Words matter. Just ask folks trying to figure out the first-time homebuyer tax credit.
Questions have swirled around this tax break since its creation back in 2008. Every time it's been tweaked -- three times in less than two years in case you're keeping score -- more questions come up.
And with the tax break's latest iteration back in November, a whole new group of folks, long-time or move-up buyers, have been asking questions. If you meet this provision's guidelines, then you can claim a credit of up to $6,500 on your return.
"Some people think you actually have to sell. That's not the case," says Bob Meighan, vice president of TurboTax. "You can keep that home if you want. You can convert it to a second home or to a rental or vacation home. But you have to use that new home as your primary residence."
There also are plenty of queries about just what it takes to be considered a long-time buyer.
And this is where the specificity of words comes in.
Two terms have been used in discussing what qualifies, for tax credit purposes, someone as a long-time resident: "current" and "same."
The operative word is "same." That's what's in the legislative language and in the guidance offered by the IRS:
A long-time resident of the same home can now qualify for a reduced credit. You can qualify for the credit if you've lived in the same principal residence for any five-consecutive year period during the eight-year period that ended on the date the new home is purchased and the settlement date is after November 6, 2009.
There is nothing in the homebuyer credit that says "current." Some explanations of the new law, however, have used that word. Here's what I think happened.
Folks, like me, who are trying to translate stilted government phrasing into pleasing informative articles usually try to avoid repeating the same words too many times. Yes, Peter Mark Roget is our hero.
That's why we have two names for the expanded credit: long-time
resident, which is the official term, and move-up credit, used in some explanations and based on the
presumption that current homeowners will buy a bigger, better home now
that they have a tax break.
But readable copy and legal preciseness are sometimes incompatible. That's the case here.
There has been an assumption that folks who will claim the long-time resident credit will use it because they meet the residential usage criterion based on time spent in the house in which they currently live.
That probably is the case for most filers who use the credit. But not for all.
As the question #5 in this homebuyer credit Q&A story I wrote indicates, some folks amassed their five consecutive years early in the eight year time frame set out by the new law. Now they're in another house they haven't owned or lived in for as long, or are possibly renting.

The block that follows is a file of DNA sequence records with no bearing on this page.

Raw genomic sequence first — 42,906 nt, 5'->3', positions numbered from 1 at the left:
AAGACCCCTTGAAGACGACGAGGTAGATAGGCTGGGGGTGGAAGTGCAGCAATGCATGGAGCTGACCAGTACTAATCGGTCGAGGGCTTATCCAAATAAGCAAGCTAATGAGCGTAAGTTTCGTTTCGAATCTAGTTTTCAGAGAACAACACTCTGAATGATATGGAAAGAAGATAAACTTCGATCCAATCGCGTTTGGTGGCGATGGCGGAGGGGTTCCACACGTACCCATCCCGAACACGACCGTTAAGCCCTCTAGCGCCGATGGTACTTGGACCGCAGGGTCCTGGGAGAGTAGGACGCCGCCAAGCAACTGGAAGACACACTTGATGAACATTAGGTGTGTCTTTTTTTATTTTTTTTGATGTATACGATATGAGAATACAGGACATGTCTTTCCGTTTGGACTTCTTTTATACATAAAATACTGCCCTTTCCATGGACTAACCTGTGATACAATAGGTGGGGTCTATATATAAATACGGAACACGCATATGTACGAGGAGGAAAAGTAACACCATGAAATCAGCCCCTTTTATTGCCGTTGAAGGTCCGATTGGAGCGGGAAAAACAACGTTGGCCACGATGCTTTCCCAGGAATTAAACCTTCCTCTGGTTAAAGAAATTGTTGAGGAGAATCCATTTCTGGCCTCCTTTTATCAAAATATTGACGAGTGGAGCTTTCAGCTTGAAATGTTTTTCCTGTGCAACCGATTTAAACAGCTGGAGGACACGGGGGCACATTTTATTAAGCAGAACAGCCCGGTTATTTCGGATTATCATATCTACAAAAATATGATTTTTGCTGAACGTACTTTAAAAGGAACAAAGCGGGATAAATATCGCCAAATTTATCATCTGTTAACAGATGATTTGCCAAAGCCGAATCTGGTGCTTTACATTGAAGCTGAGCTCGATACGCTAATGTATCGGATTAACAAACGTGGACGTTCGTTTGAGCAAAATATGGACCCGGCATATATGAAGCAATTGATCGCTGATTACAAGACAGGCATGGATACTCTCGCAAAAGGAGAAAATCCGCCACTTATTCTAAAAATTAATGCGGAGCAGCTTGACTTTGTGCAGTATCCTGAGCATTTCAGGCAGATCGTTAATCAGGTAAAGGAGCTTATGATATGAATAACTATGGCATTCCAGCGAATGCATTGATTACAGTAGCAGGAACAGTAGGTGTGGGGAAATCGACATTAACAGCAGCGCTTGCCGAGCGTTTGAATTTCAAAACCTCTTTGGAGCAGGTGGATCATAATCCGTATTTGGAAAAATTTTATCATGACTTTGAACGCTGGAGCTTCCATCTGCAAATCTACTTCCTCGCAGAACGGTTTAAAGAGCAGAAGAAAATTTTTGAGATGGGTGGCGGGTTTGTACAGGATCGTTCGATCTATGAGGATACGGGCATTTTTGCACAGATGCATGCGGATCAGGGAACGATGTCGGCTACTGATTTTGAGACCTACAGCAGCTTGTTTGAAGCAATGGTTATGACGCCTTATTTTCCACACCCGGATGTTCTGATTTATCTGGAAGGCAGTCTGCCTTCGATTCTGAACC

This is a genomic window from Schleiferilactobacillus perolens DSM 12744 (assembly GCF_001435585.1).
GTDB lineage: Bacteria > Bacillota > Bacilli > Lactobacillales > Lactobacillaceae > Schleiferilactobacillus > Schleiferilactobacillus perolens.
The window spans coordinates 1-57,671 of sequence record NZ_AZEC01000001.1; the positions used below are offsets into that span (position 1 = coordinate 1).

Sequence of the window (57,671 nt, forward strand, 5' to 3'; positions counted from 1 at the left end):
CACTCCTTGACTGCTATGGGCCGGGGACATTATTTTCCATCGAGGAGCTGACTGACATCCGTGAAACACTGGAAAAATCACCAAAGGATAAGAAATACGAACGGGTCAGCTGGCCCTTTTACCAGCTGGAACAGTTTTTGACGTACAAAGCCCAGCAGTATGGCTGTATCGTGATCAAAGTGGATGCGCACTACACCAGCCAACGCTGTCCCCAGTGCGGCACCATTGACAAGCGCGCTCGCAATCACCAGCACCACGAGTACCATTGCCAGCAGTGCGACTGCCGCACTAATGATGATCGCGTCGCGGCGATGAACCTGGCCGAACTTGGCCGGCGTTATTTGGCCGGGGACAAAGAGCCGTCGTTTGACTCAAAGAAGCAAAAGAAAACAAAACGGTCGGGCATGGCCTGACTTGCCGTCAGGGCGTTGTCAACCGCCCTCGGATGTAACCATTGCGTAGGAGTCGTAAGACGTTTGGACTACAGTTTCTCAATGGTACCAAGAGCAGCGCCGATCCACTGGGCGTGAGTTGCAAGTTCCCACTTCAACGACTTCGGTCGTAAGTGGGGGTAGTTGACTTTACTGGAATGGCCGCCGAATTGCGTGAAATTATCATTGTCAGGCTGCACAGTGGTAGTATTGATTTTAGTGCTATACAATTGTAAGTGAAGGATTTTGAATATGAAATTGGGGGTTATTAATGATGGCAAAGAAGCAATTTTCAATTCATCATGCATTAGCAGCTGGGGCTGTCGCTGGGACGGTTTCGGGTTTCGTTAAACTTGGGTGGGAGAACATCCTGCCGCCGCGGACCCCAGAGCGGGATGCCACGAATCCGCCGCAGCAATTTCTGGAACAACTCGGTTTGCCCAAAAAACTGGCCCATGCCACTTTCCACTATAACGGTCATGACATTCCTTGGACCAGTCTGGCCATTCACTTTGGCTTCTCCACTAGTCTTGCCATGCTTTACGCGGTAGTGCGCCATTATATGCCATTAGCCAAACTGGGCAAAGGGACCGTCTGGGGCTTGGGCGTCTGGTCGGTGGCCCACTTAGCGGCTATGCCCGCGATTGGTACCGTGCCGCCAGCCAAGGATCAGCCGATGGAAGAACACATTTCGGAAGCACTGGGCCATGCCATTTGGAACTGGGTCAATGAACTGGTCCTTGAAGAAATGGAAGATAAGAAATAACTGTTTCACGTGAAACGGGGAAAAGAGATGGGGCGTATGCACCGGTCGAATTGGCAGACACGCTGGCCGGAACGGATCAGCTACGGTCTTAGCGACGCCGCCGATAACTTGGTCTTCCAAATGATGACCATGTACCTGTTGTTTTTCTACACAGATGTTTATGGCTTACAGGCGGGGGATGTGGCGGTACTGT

But they still qualify to claim the $6,500 credit.
Myriad home-related credits: Not only do we taxpayers have to figure out the first-time or long-time resident homebuyer credit rules, there other tax breaks our residences might afford on our 2009 returns.
One of the most popular (and one the hubby and I will claim on our taxes) is the energy efficient upgrade tax credit.Here if you make home some common residential improvements that meet Energy Star standards, you can claim 30 percent of those costs, up to a $1,500 maximum, as a credit.
If you want to make more elaborate, and costly, energy improvements -- geothermal, wind, solar systems -- the credit is a flat 30 percent of the expenses without any dollar limit.
FIXr, an online marketplace for home improvement, renovation and repair services, has produced the nifty flow chart reproduced below that takes you through the homebuyer and energy improvement credits.
If you didn't make any qualifying energy upgrades in 2009, don't worry. This credit still will be available next filing season for qualifying home improvements you make in 2010.
More information on these credits is available at this special Energy Star federal tax credits page.Related posts:
- House hunting? Check out tax credit
- The home buyer credit's three E's: extension, expansion and effective date
- $10 billion paid out in home buyer claims, but how many were bogus?
- Discovering ARRA tax breaks
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